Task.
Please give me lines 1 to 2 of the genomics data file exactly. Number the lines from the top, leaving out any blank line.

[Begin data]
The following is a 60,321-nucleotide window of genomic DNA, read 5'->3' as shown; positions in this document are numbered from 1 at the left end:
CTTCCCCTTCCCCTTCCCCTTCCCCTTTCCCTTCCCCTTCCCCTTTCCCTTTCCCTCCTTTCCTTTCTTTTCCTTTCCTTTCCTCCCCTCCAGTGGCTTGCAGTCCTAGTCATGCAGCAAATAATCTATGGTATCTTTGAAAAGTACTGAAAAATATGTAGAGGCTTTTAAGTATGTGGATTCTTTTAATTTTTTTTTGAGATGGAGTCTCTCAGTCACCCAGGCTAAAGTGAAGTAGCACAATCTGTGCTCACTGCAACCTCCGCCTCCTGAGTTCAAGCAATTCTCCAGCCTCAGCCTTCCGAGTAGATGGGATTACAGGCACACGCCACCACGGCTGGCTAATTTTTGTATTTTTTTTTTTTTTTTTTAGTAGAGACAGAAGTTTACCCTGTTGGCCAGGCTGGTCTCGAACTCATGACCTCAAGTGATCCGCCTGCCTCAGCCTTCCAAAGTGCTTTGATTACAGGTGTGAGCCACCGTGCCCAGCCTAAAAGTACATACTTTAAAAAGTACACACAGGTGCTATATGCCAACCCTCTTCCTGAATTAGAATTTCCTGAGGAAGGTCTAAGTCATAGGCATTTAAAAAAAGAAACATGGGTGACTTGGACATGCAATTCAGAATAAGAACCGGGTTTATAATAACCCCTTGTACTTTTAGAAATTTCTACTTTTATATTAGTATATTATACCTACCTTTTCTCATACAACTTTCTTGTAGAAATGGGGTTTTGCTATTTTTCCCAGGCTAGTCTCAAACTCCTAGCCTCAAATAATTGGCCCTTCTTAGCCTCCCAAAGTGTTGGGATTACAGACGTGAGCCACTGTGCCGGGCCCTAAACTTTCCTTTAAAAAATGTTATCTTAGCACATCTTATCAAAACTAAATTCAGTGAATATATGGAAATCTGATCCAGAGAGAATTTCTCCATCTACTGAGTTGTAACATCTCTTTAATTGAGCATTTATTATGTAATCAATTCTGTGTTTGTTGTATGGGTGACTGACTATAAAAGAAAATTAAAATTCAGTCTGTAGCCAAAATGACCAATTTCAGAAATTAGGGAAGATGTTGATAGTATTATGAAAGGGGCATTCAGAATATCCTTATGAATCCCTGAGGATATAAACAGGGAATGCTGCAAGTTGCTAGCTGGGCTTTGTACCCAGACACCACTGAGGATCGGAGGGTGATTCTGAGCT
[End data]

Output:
The following is a 60,321-nucleotide window of genomic DNA, read 5'->3' as shown; positions in this document are numbered from 1 at the left end:
CTTCCCCTTCCCCTTCCCCTTCCCCTTTCCCTTCCCCTTCCCCTTTCCCTTTCCCTCCTTTCCTTTCTTTTCCTTTCCTTTCCTCCCCTCCAGTGGCTTGCAGTCCTAGTCATGCAGCAAATAATCTATGGTATCTTTGAAAAGTACTGAAAAATATGTAGAGGCTTTTAAGTATGTGGATTCTTTTAATTTTTTTTTGAGATGGAGTCTCTCAGTCACCCAGGCTAAAGTGAAGTAGCACAATCTGTGCTCACTGCAACCTCCGCCTCCTGAGTTCAAGCAATTCTCCAGCCTCAGCCTTCCGAGTAGATGGGATTACAGGCACACGCCACCACGGCTGGCTAATTTTTGTATTTTTTTTTTTTTTTTTTAGTAGAGACAGAAGTTTACCCTGTTGGCCAGGCTGGTCTCGAACTCATGACCTCAAGTGATCCGCCTGCCTCAGCCTTCCAAAGTGCTTTGATTACAGGTGTGAGCCACCGTGCCCAGCCTAAAAGTACATACTTTAAAAAGTACACACAGGTGCTATATGCCAACCCTCTTCCTGAATTAGAATTTCCTGAGGAAGGTCTAAGTCATAGGCATTTAAAAAAAGAAACATGGGTGACTTGGACATGCAATTCAGAATAAGAACCGGGTTTATAATAACCCCTTGTACTTTTAGAAATTTCTACTTTTATATTAGTATATTATACCTACCTTTTCTCATACAACTTTCTTGTAGAAATGGGGTTTTGCTATTTTTCCCAGGCTAGTCTCAAACTCCTAGCCTCAAATAATTGGCCCTTCTTAGCCTCCCAAAGTGTTGGGATTACAGACGTGAGCCACTGTGCCGGGCCCTAAACTTTCCTTTAAAAAATGTTATCTTAGCACATCTTATCAAAACTAAATTCAGTGAATATATGGAAATCTGATCCAGAGAGAATTTCTCCATCTACTGAGTTGTAACATCTCTTTAATTGAGCATTTATTATGTAATCAATTCTGTGTTTGTTGTATGGGTGACTGACTATAAAAGAAAATTAAAATTCAGTCTGTAGCCAAAATGACCAATTTCAGAAATTAGGGAAGATGTTGATAGTATTATGAAAGGGGCATTCAGAATATCCTTATGAATCCCTGAGGATATAAACAGGGAATGCTGCAAGTTGCTAGCTGGGCTTTGTACCCAGACACCACTGAGGATCGGAGGGTGATTCTGAGCT